Comparative Anatomy of the Integument
The microscopic bodies of protozoans are without a true integument, although in Amoeba there is a clearer marginal area, the ectosarc, which is different from the more granular inner part, or endosarc of the cell.
In other invertebrates that expose a cellular covering to the outside world, the integument is entirely ectodermal in origin, the mesodermal component being absent. No one has ever heard of leather being made from any backboneless animal, for leather is manufactured from the mesodermal part of vertebrate skin, and there is no such, thing as invertebrate corium.
The simple invertebrate skin is called hypodermis, in distinction to the epidermis and corium of the compound vertebrate skin. The hypodermis may consist of a single layer of flat epithelial cells, as in sponges and many coelenterates; of columnar epithelium, as in worms generally (Fig. 141); or of ciliated epithelium, as in flatworms and various larvae. Sensory and gland cells of various kinds may be interspersed between other cells of the hypodermis, and thus be in a favorable position to come into relation with the environment.
Frequently the hypodermis secretes a more resistant outer coat of chitin, lime, or other substance, that is not in itself cellular but which comes to constitute an integumental exoskeleton. This is particularly the case with arthropods and mollusks. As the body increases in size within the unyielding integumentary armor, it becomes necessary periodically for the hypodermis to loosen, and to cast off the lifeless, unaccommodating secreted envelope in order to renew it on a larger scale. Reminders of this process of ecdysis, or “molting the skin,” which is typical of arthropods particularly during the growing stages of metamorphosis, still persist even among vertebrates in the various ways by which dead corneal cells are sloughed off from the epidermis.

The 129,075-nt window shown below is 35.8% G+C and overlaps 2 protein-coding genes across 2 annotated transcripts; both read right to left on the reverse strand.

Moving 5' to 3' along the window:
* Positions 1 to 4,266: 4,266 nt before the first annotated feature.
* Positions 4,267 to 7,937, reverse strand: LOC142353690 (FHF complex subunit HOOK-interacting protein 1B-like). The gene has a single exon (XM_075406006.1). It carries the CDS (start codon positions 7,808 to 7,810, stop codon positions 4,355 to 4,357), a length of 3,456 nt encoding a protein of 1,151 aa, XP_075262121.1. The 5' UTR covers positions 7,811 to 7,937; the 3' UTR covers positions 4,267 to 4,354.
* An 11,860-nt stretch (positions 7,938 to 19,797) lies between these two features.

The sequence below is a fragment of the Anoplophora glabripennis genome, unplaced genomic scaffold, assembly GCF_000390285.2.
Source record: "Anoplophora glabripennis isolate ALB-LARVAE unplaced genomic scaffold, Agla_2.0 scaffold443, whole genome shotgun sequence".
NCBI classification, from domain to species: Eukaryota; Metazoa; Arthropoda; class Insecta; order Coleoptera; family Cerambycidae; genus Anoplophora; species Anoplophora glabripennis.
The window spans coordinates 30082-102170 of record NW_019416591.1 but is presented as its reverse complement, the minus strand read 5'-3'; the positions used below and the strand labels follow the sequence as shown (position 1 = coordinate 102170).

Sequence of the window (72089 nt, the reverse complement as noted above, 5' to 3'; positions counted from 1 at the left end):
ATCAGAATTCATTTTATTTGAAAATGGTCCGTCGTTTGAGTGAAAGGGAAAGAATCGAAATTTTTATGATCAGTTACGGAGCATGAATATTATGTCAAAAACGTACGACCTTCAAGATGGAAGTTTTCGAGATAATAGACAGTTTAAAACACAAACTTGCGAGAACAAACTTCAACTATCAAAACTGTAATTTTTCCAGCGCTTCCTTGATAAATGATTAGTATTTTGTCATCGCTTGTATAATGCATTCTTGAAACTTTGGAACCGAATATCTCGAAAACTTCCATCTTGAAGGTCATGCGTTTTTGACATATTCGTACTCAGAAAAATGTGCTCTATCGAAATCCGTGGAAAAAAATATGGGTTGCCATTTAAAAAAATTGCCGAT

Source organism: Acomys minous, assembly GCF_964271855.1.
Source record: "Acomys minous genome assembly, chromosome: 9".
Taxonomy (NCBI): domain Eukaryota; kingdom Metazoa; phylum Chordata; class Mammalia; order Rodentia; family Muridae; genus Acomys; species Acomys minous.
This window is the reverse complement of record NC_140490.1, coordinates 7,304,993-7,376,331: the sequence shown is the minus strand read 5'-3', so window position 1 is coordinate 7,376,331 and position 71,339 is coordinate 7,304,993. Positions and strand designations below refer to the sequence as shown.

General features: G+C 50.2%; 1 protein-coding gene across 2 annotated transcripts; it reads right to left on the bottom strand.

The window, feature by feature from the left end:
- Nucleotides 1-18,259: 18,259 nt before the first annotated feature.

Unlike arthropods, most mollusks do not undergo general ecdysis but retain, with unfortunate parsimony, the exoskeletal limy shells secreted by the hypodermis, until they become so weighted down by adding layer after layer that locomotion is made difficult and sensation largely superfluous. Eventually sedentary contentment and accompanying degeneration take the place of the natural progressive evolutionary consequences that follow upon a more active and exploratory existence.
Among tunicates or ascidians, which occupy a borderland position between invertebrates and vertebrates, the epidermis is much like the hypodermis of lower forms, because of its power to secrete an external tunic of non-cellular material (Fig. 142). The peculiar substance secreted is called tunicin, which is not encountered elsewhere in the animal kingdom, although a chemically similar substance, cellulose, is a widespread constituent of plant tissues. Not only blood vessels and nerves but wandering irregular mesenchyme cells also penetrate into the tunicin matrix thus secreted, adding to the protective toughness of the mantle or tunic which gives these animals their general name of “tunicates”.
In amphioxus the typical compound integument of the vertebrates is reduced to its simplest expression. The epidermis consists of a single layer of columnar cells, which in the larval stage are ciliated as in certain worms, and which later produce a thin non-cellular cuticle that is reminiscent at least of the exoskeletal structures secreted by the hypodermis of invertebrate forebears. Thus amphioxus, in assuming the dignity of a vertebrate, does not entirely burn all its invertebrate bridges behind itself. The corium in the skin of amphioxus is represented by a thin layer of gelatinous connective tissue overlying the musculature (Fig. 143).
The slippery lampreys and hagfishes specialize in a highly glandular skin (Fig. 144). There are no scales present to restrict or modify the abundant and characteristic glands of various kinds, principally mucous, that are distributed among the cells of the thick many-layered epidermis. Epidermal cells in the skin of cyclostomes, from the deep-lying germinative Malpighian region to the surface, do not exhibit the same sort of progressive degeneration toward a lifeless corneal condition that is characteristic of the mammalian skin. The outermost cells even retain their youthful cytoplasmic character and are active enough to secrete a thin cuticle over their exposed surfaces, a lingering trace perhaps of long-vanished invertebrate days.